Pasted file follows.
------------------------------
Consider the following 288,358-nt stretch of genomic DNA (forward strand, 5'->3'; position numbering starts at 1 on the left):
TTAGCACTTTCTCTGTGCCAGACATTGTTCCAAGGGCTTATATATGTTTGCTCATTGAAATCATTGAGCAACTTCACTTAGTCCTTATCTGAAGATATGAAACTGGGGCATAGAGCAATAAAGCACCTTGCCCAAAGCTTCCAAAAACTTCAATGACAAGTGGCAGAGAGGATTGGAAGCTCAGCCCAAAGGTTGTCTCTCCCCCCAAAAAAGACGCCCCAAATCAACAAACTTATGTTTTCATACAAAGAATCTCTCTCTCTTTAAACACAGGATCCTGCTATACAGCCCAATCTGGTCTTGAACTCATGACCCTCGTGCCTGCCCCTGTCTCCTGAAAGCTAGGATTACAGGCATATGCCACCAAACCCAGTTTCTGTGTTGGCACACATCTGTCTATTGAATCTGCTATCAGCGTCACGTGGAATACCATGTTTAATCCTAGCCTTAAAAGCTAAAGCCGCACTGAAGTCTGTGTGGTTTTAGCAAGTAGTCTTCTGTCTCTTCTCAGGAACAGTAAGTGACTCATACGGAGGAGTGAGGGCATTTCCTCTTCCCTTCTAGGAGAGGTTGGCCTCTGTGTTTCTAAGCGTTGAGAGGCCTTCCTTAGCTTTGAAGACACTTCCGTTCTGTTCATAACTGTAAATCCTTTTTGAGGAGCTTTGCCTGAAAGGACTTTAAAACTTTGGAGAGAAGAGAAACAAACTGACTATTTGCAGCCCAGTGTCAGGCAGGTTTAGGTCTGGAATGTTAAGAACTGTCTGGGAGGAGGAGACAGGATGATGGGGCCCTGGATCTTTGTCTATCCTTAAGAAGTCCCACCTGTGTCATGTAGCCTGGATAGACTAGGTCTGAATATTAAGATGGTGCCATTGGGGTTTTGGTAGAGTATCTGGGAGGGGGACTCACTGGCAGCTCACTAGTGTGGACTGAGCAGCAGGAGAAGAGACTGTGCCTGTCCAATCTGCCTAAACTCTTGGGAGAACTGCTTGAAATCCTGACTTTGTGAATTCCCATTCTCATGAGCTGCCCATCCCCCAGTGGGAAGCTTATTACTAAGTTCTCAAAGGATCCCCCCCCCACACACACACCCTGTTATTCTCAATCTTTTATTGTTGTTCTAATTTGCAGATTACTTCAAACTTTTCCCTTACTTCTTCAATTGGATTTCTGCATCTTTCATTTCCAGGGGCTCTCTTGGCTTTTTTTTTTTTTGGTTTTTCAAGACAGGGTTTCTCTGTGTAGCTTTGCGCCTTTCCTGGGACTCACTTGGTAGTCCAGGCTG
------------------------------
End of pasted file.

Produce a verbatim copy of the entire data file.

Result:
Consider the following 288,358-nt stretch of genomic DNA (forward strand, 5'->3'; position numbering starts at 1 on the left):
TTAGCACTTTCTCTGTGCCAGACATTGTTCCAAGGGCTTATATATGTTTGCTCATTGAAATCATTGAGCAACTTCACTTAGTCCTTATCTGAAGATATGAAACTGGGGCATAGAGCAATAAAGCACCTTGCCCAAAGCTTCCAAAAACTTCAATGACAAGTGGCAGAGAGGATTGGAAGCTCAGCCCAAAGGTTGTCTCTCCCCCCAAAAAAGACGCCCCAAATCAACAAACTTATGTTTTCATACAAAGAATCTCTCTCTCTTTAAACACAGGATCCTGCTATACAGCCCAATCTGGTCTTGAACTCATGACCCTCGTGCCTGCCCCTGTCTCCTGAAAGCTAGGATTACAGGCATATGCCACCAAACCCAGTTTCTGTGTTGGCACACATCTGTCTATTGAATCTGCTATCAGCGTCACGTGGAATACCATGTTTAATCCTAGCCTTAAAAGCTAAAGCCGCACTGAAGTCTGTGTGGTTTTAGCAAGTAGTCTTCTGTCTCTTCTCAGGAACAGTAAGTGACTCATACGGAGGAGTGAGGGCATTTCCTCTTCCCTTCTAGGAGAGGTTGGCCTCTGTGTTTCTAAGCGTTGAGAGGCCTTCCTTAGCTTTGAAGACACTTCCGTTCTGTTCATAACTGTAAATCCTTTTTGAGGAGCTTTGCCTGAAAGGACTTTAAAACTTTGGAGAGAAGAGAAACAAACTGACTATTTGCAGCCCAGTGTCAGGCAGGTTTAGGTCTGGAATGTTAAGAACTGTCTGGGAGGAGGAGACAGGATGATGGGGCCCTGGATCTTTGTCTATCCTTAAGAAGTCCCACCTGTGTCATGTAGCCTGGATAGACTAGGTCTGAATATTAAGATGGTGCCATTGGGGTTTTGGTAGAGTATCTGGGAGGGGGACTCACTGGCAGCTCACTAGTGTGGACTGAGCAGCAGGAGAAGAGACTGTGCCTGTCCAATCTGCCTAAACTCTTGGGAGAACTGCTTGAAATCCTGACTTTGTGAATTCCCATTCTCATGAGCTGCCCATCCCCCAGTGGGAAGCTTATTACTAAGTTCTCAAAGGATCCCCCCCCCACACACACACCCTGTTATTCTCAATCTTTTATTGTTGTTCTAATTTGCAGATTACTTCAAACTTTTCCCTTACTTCTTCAATTGGATTTCTGCATCTTTCATTTCCAGGGGCTCTCTTGGCTTTTTTTTTTTTTGGTTTTTCAAGACAGGGTTTCTCTGTGTAGCTTTGCGCCTTTCCTGGGACTCACTTGGTAGTCCAGGCTG